This week’s issue looks at assessments designed to tap diverse talent for free data science training in Miami, wage gaps for women in Colorado, and how a two-year college in N.Y. tweaked course scheduling based on job skills. (To get this newsletter in your inbox, sign up here.)
Assessments and Equity
Miami is making a push to be a global tech hub. But the campaign led by Francis X. Suarez, the city’s Republican mayor, faces a big challenge: a history of gaping equity gaps for lucrative tech jobs.
For example, just 3.7 percent of computer and math jobs in San Jose are held by Latinos, even though 25 percent of the region’s workers are Latino, according to a recent analysis from the Brookings Institution. And only 15-22 percent of all data science-related jobs globally are held by women, according to the Boston Consulting Group.
A newly announced public-private partnership between Miami Dade College, SoftBank, and Correlation One could be a model for creating more tech career opportunities for job seekers from underrepresented groups. And Correlation One’s approach to assessment is worth watching.
The company’s focus is “data science for all,” says Shamsudeen Mustafa, Correlation One’s co-founder and co-CEO.
Here’s how it works: Employers underwrite data science training that Correlation One offers for free to qualifying students and workers, with the company prioritizing those who identify as Black, Latino, or LGBTQ+. To be eligible for the 13-18 week program—which features online courses offered on weekends with lectures by Natesh Pillai, a professor of statistics at Harvard University— students must make the cut on an assessment from Correlation One. The company is seeking to train at least 10,000 people from underrepresented communities during the next three years. Correlation One also offers a fellowship for women.
“As long as you qualify, it’s free for you,” says Mustafa. He adds that “you can point this tool across any talent pipeline.”
Correlation One started off in 2015 as an assessment firm. Since then 300,000 people globally have used its data workflow framework, which seeks to define skills that are necessary for organization-specific roles, including data scientists, data analysts, business intelligence analysts, data engineers, product managers, and quantitative researchers.
All Miami-Dade students will be eligible to take the assessment as part of the newly announced project, regardless of their major. At least 50 slots for learners from Miami will join the Correlation One training cohort, with plans to significantly expand the program’s Miami footprint this fall.
Participants will work on case studies and projects, including ones submitted by the SoftBank Group, a Japan-based conglomerate that is spending $100 million to support Miami’s tech push. Students will be connected with mentors for career coaching. And those who are not currently students at Miami-Dade will receive credit toward a bachelor’s degree in data analytics from the college.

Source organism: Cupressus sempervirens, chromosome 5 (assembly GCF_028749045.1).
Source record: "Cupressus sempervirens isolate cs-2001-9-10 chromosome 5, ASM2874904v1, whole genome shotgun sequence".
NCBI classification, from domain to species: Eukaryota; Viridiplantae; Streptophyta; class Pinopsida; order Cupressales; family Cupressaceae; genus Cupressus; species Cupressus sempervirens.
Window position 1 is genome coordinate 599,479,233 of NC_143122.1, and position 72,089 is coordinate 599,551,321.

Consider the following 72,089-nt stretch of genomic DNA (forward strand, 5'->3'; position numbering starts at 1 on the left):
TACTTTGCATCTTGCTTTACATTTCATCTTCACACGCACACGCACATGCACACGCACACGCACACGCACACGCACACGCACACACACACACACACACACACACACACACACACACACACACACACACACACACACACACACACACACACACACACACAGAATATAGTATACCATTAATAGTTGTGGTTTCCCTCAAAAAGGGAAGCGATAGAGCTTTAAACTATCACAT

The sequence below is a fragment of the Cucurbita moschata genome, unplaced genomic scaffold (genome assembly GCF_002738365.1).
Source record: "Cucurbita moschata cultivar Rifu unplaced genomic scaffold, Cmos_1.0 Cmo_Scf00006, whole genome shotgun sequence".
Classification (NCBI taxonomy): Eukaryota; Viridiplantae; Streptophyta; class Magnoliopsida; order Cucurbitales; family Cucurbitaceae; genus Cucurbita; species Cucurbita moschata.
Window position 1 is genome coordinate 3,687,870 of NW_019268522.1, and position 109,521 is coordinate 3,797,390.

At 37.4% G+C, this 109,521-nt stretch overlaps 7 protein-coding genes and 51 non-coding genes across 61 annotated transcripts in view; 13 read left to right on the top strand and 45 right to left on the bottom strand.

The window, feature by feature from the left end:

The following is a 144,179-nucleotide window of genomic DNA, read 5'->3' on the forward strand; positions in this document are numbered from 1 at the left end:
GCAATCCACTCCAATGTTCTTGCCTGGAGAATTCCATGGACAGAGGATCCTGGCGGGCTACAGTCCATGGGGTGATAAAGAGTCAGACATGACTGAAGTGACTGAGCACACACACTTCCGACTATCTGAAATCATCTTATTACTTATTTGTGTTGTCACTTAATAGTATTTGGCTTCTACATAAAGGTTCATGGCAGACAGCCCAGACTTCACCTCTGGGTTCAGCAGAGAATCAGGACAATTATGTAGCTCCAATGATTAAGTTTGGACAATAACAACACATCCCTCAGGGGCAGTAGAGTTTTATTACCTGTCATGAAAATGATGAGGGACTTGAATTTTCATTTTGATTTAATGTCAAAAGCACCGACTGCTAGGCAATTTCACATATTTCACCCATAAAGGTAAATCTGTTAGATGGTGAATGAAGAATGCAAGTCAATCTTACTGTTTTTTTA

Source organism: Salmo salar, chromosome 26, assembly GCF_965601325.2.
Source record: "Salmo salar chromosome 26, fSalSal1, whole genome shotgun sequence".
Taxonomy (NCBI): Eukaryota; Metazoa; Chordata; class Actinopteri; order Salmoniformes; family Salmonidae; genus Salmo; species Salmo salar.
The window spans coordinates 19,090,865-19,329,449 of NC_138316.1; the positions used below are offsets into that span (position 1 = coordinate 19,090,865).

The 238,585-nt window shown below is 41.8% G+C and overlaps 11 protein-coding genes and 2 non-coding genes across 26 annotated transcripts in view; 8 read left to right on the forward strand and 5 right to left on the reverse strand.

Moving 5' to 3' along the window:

Streamlining the path between education and the jobs of the future, according to Laura Gaviria Halaby, SoftBank Group’s Miami-based head of partnerships and strategic initiatives, will “depend on creative partnerships between industry, universities, and learning platforms with the potential to address both skill and equity gaps in fast-growing industries like data science.”
Rasheed Sabar, Correlation One’s co-founder and co-CEO, says “data science is the most important skill for the future of work.” He says data skills have a vertical payoff in the job market, rather than a horizontal one—meaning they are valuable across nearly every job type, compared with more narrow skills like computer programming.
When big employers create their own hiring assessments, says Sabar, score-improving details often get leaked on Glassdoor. Third-party assessment firms also are attractive because they can eliminate an employer’s bias.
The equity and merit-based focus compares favorably to the status quo for making connections between education and training and jobs, says Sabar. And the company’s assessment has a much lower error rate than most hiring processes, he says. “We try to simulate the actual skills of the job.“
Fads or Enduring Shifts?
With all the noise around alternative credentials and skills-based hiring, are we looking at serious change and accelerated growth or what Gartner calls the “the peak of inflated expectation” in its hype cycle graph (below)?
I’ve appreciated getting answers to this question from several of you—The Job‘s sources and subscribers. So here’s a simple poll to hear from more of you. Let me know what you’re thinking?
Course Scheduling and Job Skills
The pandemic has taken a toll on New York’s Mohawk Valley Community College and its students. Enrollment at the college is down more than 10 percent and its budget is projected to take a similar sized hit. Even the college’s courses in general studies, which had not previously seen enrollment dips, have been attracting fewer students.
To better understand what was going on, the college brought in Ad Astra. The company analyzes course scheduling to help colleges decide which sections to run and where to prioritize spending on faculty, often to help avoid broad job cuts. It also compares skills local employers want with what students are learning in the classroom.
“We’re just fitting the pipe a little tighter,” says John Barnshaw, Ad Astra’s vice president for research and data science.
Preliminary findings from the analysis at Mohawk Valley included some surprises, says Jim Lynch, assistant vice president of academics at the college.
“Many of the skills that industry needed for jobs were not part of the curriculum,” he says, and “many of the soft skills industry has told us were necessary were not actually skill sets that were listed in job postings.”
One shift Mohawk Valley made in response to the findings was to its graphic design program. Postings for graphic design jobs cited specific web programming skills applicants tend to lack. So the program replaced outdated skills training with programming skills.